Tuesday, October 8, 2013

The Strong Wife

Laura Munson wrote a few years back how she persevered for her marriage, and it had, oddly, some critics (she has a book detailing her experience). 

Before I begin, I would like to preface that I would be the first person to walk out of an "abusive" relationship—I don't mean just physically abusive, I mean any sort of relationship where the other treats me as though I am inferior or not worth their consideration. Anytime a playmate would diss me I was out of there, and never went back. I was pretty lonely as a five-year-old. 

Back to Laura Munson: 

After over twenty years of marriage, her husband comes home and says cruel things to her. "I don't love you anymore," "I never loved you," "I don't like what you've become."  

She decided to take his words from another angle: he didn't mean them. It was impossible he could mean them after twenty years of marriage. 

So she calmly responded, "I don't buy it." 
His desire to end the marriage, she knew, didn't have to do with her, but with his own issues. It was obvious he wasn't in his right mind when he said ridiculous things like "The kids want me to be happy. They'll understand." 
I said: “It’s not age-appropriate to expect children to be concerned with their parents’ happiness. Not unless you want to create co-dependents who’ll spend their lives in bad relationships and therapy. There are times in every relationship when the parties involved need a break. What can we do to give you the distance you need, without hurting the family?
“Huh?” he said.
“Go trekking in Nepal. Build a yurt in the back meadow. Turn the garage studio into a man-cave. Get that drum set you’ve always wanted. Anything but hurting the children and me with a reckless move like the one you’re talking about.
Then I repeated my line, “What can we do to give you the distance you need, without hurting the family?”
She refused to let him move out, for the sake of their children. However, he could do whatever he wanted otherwise. 
My trusted friends were irate on my behalf. “How can you just stand by and accept this behavior? Kick him out! Get a lawyer!”
I walked my line with them, too. This man was hurting, yet his problem wasn’t mine to solve. In fact, I needed to get out of his way so he could solve it.
I know what you’re thinking: I’m a pushover. I’m weak and scared and would put up with anything to keep the family together. I’m probably one of those women who would endure physical abuse. But I can assure you, I’m not. I load 1,500-pound horses into trailers and gallop through the high country of Montana all summer. I went through Pitocin-induced natural childbirth. And a Caesarean section without follow-up drugs. I am handy with a chain saw.
I simply had come to understand that I was not at the root of my husband’s problem. He was. If he could turn his problem into a marital fight, he could make it about us. I needed to get out of the way so that wouldn’t happen.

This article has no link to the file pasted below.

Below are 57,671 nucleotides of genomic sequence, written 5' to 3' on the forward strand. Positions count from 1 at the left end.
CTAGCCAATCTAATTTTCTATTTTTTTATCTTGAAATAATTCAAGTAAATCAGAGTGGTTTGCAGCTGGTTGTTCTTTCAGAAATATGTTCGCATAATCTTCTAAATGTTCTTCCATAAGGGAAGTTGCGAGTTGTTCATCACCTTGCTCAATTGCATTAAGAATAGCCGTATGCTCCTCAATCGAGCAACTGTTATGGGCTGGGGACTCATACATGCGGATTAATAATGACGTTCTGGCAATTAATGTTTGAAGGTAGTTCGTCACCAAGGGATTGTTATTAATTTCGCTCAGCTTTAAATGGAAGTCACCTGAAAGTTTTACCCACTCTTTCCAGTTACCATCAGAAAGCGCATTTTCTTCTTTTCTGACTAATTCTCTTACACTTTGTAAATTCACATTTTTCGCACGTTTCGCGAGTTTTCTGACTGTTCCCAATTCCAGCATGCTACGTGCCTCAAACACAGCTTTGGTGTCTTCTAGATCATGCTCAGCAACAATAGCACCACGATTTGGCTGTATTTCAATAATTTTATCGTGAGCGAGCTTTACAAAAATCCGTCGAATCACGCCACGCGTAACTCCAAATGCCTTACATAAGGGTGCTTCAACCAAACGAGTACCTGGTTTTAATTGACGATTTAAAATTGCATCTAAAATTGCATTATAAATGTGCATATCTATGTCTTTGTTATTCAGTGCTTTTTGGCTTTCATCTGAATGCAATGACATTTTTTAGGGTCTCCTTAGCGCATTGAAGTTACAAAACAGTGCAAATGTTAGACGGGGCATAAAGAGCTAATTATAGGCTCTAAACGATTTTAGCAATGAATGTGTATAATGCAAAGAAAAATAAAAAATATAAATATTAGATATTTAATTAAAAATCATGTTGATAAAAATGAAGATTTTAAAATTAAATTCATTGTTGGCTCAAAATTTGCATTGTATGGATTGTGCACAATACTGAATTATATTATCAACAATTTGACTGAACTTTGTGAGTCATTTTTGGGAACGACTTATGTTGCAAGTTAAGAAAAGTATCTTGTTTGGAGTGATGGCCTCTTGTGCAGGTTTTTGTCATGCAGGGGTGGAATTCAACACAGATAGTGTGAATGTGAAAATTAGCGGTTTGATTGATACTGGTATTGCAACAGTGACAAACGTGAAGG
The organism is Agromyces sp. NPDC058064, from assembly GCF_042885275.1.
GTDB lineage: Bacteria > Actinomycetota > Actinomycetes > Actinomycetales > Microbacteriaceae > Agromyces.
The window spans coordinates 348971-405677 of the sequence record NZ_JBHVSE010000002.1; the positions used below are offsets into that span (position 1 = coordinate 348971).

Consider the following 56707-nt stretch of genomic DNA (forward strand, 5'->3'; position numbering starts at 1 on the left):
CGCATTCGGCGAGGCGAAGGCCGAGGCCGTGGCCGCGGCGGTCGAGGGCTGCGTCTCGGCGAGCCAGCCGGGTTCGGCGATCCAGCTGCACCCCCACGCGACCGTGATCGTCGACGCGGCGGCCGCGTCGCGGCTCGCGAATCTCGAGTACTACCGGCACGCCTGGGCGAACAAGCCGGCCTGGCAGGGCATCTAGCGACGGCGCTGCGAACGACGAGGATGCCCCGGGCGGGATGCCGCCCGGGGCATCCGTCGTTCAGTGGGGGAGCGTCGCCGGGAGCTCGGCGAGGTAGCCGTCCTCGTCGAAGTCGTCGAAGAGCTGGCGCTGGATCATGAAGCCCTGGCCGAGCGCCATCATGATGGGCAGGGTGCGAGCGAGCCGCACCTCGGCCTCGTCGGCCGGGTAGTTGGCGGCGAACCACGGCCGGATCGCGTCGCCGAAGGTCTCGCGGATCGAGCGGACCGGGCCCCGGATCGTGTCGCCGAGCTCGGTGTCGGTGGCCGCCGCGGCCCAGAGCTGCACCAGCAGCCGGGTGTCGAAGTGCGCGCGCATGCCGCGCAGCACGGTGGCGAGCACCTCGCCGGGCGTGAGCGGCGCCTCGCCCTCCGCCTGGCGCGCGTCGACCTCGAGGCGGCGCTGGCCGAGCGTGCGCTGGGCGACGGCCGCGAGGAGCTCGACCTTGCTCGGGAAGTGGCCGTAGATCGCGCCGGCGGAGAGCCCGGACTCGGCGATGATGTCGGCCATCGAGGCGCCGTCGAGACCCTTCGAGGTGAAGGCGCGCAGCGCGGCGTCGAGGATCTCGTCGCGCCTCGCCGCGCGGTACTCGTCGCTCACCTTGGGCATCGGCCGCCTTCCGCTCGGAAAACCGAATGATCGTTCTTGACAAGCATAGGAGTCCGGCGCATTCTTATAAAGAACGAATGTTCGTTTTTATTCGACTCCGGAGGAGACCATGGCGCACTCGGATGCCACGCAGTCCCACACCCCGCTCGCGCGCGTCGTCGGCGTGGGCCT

She told herself that she would give him six months. 
And one day, there he was, home from work early, mowing the lawn. A man doesn’t mow his lawn if he’s going to leave it. Not this man. Then he fixed a door that had been broken for eight years. He made a comment about our front porch needing paint. Our front porch. He mentioned needing wood for next winter. The future. Little by little, he started talking about the future.
It was Thanksgiving dinner that sealed it. My husband bowed his head humbly and said, “I’m thankful for my family.”
He was back.
And I saw what had been missing: pride. He’d lost pride in himself. Maybe that’s what happens when our egos take a hit in midlife and we realize we’re not as young and golden anymore.
I found this woman's story to be inspiring. Of course, plenty of people wrote in to the New York Times that she was pushover, a doormat, an advocate for abusive relationships. But that is not what I came away with. 

Her husband's ego was hurt when his role as provider began to flag, and had a midlife crisis. He felt the only way to reclaim his manhood was to cast off his life as he knew it and start afresh. 

Meaning, he went temporarily insane. 

He had responsibilities to his children that, despite what he told himself, he could not walk away from; his wife would not let him. Divorce is beyond traumatizing to children (never mind adults), and she was willing to sacrifice her self-esteem until her husband dealt with his personal issues. 

I find Ms. Munson admirable. Her path, obviously, is not available to everyone. Not every relationship can be saved. But she was able to see past her husband's out-of-character childish behavior, take the long view, and preserve their home.
The Munsons
As yet another neighboring couple goes their separate ways, and all sorts of misinformation hits the phone lines, I ponder. Was this damage to the children necessary? How many men and women misinterpret personal crises with marital unhappiness? If one side held their ground, could this marriage have been saved?   

I also wonder if I, too, she of the "I don't have to take this," could be strong enough to put her ego aside. 


Tovah11 said...

What a great post!

I cannot imagine being that understanding only because those words the husband said were so hurtful that I feel they couldnt be taken back.

I don't think it has anything to do with my ego; I just think he would have turned into such a disappointment, that I could never look at him the same again.

Princess Lea said...

I also have a long memory. A really long memory. And she was just as hurt as I would be with her husband's hurtful words. But she was able to hold on, not react immediately, and in the end it worked out for the best.

I guess he eventually made it up to her . . .